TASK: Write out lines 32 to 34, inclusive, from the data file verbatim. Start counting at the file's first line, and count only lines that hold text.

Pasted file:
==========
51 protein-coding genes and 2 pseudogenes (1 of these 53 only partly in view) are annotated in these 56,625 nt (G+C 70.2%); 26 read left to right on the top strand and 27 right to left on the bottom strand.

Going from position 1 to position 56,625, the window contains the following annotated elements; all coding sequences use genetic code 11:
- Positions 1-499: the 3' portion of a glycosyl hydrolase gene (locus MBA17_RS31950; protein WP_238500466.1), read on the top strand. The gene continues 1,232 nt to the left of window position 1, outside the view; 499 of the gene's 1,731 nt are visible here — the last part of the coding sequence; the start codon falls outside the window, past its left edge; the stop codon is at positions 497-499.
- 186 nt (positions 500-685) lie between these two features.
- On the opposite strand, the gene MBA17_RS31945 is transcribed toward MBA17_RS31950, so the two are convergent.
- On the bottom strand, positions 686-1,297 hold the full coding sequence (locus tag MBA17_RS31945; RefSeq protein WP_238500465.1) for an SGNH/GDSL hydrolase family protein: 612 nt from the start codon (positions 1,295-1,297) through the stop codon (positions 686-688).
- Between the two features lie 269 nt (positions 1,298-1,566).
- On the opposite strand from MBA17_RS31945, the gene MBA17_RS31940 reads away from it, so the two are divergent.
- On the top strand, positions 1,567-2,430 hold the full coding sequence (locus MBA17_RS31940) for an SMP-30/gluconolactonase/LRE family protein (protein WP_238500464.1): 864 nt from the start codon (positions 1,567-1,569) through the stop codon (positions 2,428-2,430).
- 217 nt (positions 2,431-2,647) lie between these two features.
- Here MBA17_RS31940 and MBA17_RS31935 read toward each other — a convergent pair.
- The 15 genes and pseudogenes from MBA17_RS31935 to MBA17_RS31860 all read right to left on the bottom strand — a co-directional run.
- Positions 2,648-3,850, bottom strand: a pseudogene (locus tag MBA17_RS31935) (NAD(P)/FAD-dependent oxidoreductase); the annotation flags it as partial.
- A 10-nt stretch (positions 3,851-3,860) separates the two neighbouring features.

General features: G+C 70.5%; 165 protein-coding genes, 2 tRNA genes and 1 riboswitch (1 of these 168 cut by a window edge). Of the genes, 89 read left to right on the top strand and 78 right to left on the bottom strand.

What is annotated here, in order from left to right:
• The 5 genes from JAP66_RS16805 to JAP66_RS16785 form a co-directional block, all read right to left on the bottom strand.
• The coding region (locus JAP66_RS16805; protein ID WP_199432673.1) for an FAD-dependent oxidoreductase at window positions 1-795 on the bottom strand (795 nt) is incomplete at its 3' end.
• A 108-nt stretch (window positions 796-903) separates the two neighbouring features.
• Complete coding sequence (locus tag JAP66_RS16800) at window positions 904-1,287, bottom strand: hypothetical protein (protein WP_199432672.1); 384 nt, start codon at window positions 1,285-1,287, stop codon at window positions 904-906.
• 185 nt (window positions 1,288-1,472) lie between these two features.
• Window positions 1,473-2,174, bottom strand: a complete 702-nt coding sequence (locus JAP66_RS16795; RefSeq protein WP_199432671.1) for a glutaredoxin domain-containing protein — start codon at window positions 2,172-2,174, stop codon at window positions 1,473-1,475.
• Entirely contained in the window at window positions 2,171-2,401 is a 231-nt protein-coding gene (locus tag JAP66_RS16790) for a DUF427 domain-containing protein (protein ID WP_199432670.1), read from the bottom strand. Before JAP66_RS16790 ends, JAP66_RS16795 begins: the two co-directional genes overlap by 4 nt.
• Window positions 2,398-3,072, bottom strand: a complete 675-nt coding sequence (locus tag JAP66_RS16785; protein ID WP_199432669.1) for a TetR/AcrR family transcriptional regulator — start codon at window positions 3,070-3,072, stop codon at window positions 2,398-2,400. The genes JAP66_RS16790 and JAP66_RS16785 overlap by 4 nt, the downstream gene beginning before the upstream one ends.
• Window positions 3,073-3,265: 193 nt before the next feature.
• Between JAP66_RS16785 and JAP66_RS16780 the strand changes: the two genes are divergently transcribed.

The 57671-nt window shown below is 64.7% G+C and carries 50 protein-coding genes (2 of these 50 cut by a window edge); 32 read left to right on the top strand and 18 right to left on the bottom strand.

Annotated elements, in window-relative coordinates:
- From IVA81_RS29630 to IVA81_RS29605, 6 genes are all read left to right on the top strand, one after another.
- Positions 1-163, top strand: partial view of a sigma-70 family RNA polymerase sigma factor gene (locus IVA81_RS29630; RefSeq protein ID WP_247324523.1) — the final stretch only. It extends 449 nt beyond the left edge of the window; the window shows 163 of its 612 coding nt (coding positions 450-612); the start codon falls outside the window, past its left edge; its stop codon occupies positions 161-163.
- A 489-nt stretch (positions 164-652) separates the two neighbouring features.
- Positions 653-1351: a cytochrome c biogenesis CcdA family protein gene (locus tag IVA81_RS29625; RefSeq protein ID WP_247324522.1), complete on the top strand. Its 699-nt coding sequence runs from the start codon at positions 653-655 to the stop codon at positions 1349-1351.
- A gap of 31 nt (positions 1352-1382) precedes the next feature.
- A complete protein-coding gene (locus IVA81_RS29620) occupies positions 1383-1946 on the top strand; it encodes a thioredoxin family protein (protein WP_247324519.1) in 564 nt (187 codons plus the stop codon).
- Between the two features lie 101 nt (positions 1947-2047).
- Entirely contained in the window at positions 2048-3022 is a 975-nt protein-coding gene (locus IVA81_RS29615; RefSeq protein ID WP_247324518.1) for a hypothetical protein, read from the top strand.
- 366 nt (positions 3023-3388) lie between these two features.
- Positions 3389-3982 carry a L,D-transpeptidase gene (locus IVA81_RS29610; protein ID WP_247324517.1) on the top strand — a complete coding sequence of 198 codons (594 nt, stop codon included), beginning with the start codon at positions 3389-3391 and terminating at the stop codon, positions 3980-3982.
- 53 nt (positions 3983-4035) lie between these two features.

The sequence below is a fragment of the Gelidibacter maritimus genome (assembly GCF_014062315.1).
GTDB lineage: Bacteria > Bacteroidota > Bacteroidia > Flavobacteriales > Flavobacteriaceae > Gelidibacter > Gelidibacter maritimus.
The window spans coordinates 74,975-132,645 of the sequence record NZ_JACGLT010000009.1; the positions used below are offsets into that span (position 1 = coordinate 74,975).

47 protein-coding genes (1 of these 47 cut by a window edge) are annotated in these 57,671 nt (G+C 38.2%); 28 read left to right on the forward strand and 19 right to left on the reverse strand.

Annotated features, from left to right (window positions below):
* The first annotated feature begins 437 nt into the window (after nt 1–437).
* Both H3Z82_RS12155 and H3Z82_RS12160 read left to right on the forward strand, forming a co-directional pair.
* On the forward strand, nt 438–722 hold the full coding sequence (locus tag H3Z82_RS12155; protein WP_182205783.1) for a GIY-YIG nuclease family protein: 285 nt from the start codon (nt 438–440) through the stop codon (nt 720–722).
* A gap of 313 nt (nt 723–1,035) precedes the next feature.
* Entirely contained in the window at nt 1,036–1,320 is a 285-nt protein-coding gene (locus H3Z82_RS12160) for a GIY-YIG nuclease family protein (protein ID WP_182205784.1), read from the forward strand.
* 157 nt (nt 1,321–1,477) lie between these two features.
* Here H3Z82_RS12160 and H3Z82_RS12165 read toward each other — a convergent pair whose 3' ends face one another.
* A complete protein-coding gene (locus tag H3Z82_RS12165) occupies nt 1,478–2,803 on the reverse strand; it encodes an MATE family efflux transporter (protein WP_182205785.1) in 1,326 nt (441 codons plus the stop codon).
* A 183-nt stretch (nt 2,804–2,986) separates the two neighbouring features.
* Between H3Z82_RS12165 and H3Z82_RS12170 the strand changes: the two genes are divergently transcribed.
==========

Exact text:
- Positions 653-1351: a cytochrome c biogenesis CcdA family protein gene (locus tag IVA81_RS29625; RefSeq protein ID WP_247324522.1), complete on the top strand. Its 699-nt coding sequence runs from the start codon at positions 653-655 to the stop codon at positions 1349-1351.
- A gap of 31 nt (positions 1352-1382) precedes the next feature.
- A complete protein-coding gene (locus IVA81_RS29620) occupies positions 1383-1946 on the top strand; it encodes a thioredoxin family protein (protein WP_247324519.1) in 564 nt (187 codons plus the stop codon).